This production is large and ambitious Johannes Hjorth

Wow. I’m still reeling. I cannot imagine how director Tania Clarke got any work done this term, because this was an enormous project. With a cast of almost 50 and a 16-piece orchestra, Sweet Charity was one of the most ambitious, hilarious, all-singing all-dancing productions I’ve ever seen or heard of in Cambridge.

Fronted by the charismatic and multi-talented Rosalind Peters as dancehall hostess Charity Hope Valentine, the show took us on a whirlwind tour of both 1960s Manhattan and Charity’s love life, from the lake in Central Park that she ends up in one too many times, to an underground jazz church where thrusting hepcat Daddy encourages a tie-died, head-banded congregation to feel “the rhythm of life”. Charity herself is beautifully relatable: optimistic, vulnerable and witty (often without realising), partly thanks to Peters’s prodigious talent and partly because the script is just brilliant. Standout performances came from George Longworth as both Hollywood lothario Vittorio Vidal (with a slightly dodgy Italian accent) and Daddy, Sarah Mercer as Helene, a world-weary hostess, and Tom Beaven as endearing claustrophobe Oscar.

Rosalind Peters (right) stars in this glitzy showJohannes Hjorth

The ensemble numbers were what really hit home though, with up to 40 people in (almost) perfect step, tango-ing, show-tuning and jazz-handing through much-loved musical numbers like ‘Hey Big Spender’ and ‘I Love to Cry at Weddings’, as well as less known gems ‘There's Got to Be Something Better Than This’ and ‘I’m a Brass Band’ - with almost everyone singing, dancing and acting, that was a lot of talent to fit on one stage! Gratifying, too, to see the majority of ensemble members giving it their all, even though they were one of many; it really raised the energy.

Some of the issues lie with Bob Fosse’s Sweet Charity (show, 1965, film, 1969), rather than this production. Its lack of any real ending, for example, and its gender politics are slightly dubious in the cold light of modern feminism. Clarke and team took on these challenges boldly, but the decision to make the dancehall hostesses more aggressively sexualised jarred a bit with the largely period-specific (60s) show. They looked amazing, but I think Fosse’s original choreography lends itself more to the stylised than the overt - though dazzling numbers like Pompeii Club and Rhythm of Life paid tremendous tribute to his unique style.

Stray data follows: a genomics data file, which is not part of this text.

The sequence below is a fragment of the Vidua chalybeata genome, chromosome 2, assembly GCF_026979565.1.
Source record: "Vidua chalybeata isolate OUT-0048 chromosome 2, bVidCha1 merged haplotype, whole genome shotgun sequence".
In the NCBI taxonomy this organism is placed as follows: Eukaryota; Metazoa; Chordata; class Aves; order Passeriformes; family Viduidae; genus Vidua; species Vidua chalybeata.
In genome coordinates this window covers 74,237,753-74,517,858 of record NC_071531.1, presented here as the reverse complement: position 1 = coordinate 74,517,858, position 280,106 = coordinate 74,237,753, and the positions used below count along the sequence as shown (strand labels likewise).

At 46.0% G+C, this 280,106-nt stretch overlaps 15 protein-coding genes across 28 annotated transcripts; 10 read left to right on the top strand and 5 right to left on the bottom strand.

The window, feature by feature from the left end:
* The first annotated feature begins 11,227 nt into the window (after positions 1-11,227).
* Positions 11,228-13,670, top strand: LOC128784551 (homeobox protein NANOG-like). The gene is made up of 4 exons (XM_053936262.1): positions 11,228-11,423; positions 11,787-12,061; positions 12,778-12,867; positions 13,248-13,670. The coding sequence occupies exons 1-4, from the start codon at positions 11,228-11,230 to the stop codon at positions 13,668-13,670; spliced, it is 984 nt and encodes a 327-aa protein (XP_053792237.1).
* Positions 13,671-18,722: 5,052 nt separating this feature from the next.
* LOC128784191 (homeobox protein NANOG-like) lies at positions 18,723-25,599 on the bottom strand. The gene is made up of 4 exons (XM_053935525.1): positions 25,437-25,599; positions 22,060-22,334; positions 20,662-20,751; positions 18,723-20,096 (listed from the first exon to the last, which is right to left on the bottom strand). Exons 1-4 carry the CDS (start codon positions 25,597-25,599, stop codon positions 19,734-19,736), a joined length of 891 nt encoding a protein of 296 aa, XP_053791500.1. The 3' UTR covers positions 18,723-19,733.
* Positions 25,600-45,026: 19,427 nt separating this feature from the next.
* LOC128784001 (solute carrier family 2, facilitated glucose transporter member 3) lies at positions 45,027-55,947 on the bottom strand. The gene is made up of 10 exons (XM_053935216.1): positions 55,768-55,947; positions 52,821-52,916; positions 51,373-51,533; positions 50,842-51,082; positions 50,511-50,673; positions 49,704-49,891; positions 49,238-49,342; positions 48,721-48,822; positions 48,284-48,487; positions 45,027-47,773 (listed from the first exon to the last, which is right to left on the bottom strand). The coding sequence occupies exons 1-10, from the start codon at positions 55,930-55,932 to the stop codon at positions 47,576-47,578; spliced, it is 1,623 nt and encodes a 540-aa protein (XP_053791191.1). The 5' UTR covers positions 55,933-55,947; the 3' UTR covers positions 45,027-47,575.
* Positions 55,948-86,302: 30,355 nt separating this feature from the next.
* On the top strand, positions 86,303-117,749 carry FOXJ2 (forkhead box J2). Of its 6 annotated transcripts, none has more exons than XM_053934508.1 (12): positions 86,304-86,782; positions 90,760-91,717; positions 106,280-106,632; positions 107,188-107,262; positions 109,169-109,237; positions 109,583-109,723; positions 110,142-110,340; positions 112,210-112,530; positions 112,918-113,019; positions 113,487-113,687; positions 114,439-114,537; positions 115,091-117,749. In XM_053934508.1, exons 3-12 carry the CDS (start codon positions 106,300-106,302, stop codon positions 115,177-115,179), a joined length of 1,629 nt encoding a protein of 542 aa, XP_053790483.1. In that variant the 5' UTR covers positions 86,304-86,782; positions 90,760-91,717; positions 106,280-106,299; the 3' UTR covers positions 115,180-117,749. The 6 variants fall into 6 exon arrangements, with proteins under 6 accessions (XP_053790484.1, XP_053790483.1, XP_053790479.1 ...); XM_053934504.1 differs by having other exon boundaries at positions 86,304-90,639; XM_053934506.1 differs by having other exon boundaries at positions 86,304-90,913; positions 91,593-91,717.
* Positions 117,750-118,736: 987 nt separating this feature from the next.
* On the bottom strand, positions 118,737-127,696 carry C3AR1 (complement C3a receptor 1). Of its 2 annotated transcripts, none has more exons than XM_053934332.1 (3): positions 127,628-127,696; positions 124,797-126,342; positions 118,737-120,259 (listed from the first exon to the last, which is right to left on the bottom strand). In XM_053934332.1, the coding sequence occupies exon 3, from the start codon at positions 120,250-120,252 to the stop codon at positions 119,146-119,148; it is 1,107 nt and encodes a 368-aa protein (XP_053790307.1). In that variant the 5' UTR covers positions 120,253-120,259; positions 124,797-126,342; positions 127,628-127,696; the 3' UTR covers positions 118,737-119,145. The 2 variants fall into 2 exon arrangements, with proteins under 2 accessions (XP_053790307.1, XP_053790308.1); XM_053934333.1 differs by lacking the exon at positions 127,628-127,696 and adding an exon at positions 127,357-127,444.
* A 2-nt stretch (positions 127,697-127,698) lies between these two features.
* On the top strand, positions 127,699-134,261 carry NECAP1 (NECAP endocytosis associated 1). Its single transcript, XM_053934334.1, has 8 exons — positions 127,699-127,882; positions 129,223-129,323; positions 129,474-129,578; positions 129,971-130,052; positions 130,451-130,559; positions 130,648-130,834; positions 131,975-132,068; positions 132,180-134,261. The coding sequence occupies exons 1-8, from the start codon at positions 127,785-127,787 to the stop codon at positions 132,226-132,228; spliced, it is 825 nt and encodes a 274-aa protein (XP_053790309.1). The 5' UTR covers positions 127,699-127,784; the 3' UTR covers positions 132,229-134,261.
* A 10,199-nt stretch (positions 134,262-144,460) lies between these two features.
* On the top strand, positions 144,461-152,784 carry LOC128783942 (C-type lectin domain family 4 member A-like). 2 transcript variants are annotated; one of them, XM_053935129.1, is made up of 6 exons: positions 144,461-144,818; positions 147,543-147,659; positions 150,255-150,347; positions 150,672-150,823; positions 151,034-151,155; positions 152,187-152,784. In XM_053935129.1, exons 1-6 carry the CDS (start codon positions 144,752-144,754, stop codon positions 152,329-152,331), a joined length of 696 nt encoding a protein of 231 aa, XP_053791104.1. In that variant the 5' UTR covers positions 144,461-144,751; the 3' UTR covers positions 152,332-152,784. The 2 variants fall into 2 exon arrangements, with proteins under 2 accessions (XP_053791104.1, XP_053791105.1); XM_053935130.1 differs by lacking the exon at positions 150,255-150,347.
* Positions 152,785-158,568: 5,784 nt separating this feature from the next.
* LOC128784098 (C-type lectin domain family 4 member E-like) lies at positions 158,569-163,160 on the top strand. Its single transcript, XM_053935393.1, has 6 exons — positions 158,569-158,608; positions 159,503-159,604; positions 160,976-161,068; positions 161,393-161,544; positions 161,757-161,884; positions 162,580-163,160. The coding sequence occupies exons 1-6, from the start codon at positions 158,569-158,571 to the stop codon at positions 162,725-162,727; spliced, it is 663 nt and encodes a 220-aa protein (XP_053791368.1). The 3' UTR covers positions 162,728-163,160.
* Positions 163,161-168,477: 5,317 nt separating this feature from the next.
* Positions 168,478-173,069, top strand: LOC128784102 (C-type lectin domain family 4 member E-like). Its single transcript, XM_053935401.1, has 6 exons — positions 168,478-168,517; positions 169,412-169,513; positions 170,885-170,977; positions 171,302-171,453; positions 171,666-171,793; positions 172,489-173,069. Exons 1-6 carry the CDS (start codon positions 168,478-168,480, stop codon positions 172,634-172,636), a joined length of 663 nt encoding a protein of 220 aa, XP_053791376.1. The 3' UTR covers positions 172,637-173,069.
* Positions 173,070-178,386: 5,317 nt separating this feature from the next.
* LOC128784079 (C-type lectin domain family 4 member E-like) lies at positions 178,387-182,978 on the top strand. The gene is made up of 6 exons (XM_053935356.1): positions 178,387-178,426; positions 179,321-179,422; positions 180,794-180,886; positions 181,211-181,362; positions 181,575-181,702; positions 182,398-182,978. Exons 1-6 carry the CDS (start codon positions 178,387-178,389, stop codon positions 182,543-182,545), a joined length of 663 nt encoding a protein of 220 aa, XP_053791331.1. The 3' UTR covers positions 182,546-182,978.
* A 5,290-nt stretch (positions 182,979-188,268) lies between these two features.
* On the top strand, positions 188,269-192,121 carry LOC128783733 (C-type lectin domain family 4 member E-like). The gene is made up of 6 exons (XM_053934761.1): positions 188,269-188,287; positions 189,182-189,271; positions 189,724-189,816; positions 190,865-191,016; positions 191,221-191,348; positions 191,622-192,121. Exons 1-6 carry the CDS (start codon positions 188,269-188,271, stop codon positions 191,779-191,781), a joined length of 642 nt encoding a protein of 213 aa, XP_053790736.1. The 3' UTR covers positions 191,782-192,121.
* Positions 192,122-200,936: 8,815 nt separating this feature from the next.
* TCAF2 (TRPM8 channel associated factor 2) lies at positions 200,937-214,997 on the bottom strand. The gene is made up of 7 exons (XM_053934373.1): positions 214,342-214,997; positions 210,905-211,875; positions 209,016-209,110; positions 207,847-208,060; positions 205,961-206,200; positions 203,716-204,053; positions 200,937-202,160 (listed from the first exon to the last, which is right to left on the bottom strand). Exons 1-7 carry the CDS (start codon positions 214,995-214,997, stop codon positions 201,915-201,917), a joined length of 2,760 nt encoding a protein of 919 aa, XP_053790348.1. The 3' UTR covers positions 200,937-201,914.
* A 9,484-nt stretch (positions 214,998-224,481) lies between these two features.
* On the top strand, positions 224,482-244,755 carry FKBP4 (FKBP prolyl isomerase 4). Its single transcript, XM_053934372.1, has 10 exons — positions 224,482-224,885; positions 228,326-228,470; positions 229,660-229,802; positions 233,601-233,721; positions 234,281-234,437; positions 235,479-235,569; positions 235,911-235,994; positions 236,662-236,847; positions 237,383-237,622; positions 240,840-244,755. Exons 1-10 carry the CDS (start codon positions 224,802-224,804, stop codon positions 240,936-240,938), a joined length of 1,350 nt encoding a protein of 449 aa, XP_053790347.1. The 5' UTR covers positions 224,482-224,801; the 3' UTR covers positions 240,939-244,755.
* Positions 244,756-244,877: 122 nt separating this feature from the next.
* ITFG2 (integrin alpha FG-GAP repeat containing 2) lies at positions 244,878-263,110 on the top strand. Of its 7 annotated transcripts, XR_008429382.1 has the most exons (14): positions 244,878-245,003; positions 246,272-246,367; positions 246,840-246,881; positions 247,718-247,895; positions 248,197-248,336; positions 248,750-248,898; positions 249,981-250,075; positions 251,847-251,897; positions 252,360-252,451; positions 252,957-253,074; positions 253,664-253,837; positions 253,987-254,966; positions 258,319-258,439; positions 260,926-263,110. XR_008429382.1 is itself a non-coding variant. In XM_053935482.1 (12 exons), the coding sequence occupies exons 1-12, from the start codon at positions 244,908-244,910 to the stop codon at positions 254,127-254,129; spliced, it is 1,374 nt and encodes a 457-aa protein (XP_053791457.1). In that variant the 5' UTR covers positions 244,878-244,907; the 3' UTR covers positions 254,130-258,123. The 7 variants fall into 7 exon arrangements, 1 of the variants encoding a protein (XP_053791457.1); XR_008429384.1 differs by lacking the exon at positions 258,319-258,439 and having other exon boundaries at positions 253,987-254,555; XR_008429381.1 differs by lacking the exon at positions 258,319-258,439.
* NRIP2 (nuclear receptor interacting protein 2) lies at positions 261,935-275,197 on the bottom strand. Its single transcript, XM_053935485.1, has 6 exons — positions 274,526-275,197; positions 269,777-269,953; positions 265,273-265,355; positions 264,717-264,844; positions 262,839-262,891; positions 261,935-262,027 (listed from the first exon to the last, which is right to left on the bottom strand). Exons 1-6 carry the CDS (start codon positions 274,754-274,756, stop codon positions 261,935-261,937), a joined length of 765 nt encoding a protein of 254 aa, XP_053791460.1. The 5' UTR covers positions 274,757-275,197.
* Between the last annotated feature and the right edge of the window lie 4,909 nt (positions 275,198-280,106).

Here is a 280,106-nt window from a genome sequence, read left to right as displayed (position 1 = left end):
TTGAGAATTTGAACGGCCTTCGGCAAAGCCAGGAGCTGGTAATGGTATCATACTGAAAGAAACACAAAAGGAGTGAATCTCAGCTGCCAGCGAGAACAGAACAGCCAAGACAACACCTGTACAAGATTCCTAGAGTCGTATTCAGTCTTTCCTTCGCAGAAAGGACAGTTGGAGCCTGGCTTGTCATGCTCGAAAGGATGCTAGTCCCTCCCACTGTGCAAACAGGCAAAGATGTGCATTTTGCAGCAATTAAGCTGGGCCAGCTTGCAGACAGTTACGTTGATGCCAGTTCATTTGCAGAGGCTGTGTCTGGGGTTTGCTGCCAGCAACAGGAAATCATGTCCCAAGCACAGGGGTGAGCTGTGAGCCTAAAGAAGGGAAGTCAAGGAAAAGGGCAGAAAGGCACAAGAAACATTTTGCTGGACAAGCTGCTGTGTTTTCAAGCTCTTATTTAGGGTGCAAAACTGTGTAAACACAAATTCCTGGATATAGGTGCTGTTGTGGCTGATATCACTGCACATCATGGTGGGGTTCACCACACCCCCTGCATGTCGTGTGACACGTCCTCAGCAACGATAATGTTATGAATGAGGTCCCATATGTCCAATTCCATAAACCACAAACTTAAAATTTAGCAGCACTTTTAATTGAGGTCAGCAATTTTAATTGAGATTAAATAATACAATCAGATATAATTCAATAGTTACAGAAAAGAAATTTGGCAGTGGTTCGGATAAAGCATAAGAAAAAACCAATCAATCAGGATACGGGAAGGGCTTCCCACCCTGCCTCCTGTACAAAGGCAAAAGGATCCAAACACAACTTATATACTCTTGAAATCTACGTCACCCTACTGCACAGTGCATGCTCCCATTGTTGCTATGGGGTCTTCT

The show's problems were largely separate from this productionJohannes Hjorth

The final minute however, even with technical issues aside, was truly weird, and it was hard to fathom the directorial decision that led to it. The set was also less than overwhelming; although there were some lovely uses of space and height, the rather half-hearted velvet hangings and wrinkly flats were not what we were expecting from a self-described "top-to-toe glamorous" production. We were left wondering, too, where the "Gatsby-esque high fashion" was when the ensemble came on in red cotton t-shirts and vests, although through most of the show the costuming was great.

My date was a musician who noted that as a first night performance, the inevitable, and thus of course forgivable, scruffiness of the orchestral accompaniment was at some points a little jarring (high trumpet notes occasionally ending up a little too ‘jazzy’, shall we say), but the musicians got into the swing of things eventually. The singers were all incredibly impressive, and once a few technical ruffles with the microphones are ironed out over the run, the vocal performances will really shine as much as they deserve to.

All in all, a huge amount of work and talent went into a wonderful if flawed show - but we’re in Cambridge, not on Broadway, and given that we left elated, with toes tapping and lines running through our heads, we couldn’t have asked for more.